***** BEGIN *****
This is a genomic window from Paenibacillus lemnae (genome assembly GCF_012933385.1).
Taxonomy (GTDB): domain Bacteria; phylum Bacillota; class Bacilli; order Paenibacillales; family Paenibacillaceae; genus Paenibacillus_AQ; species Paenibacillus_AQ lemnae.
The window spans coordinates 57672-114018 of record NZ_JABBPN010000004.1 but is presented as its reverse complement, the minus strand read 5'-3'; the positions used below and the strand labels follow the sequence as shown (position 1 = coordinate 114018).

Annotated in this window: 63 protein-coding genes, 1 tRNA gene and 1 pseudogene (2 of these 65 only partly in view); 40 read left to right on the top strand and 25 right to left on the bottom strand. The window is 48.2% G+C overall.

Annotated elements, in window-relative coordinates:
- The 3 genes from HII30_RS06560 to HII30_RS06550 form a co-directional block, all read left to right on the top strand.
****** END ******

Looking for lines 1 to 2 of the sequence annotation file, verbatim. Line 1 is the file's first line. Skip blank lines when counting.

This is a genomic window from Paenibacillus lemnae (genome assembly GCF_012933385.1).
Taxonomy (GTDB): domain Bacteria; phylum Bacillota; class Bacilli; order Paenibacillales; family Paenibacillaceae; genus Paenibacillus_AQ; species Paenibacillus_AQ lemnae.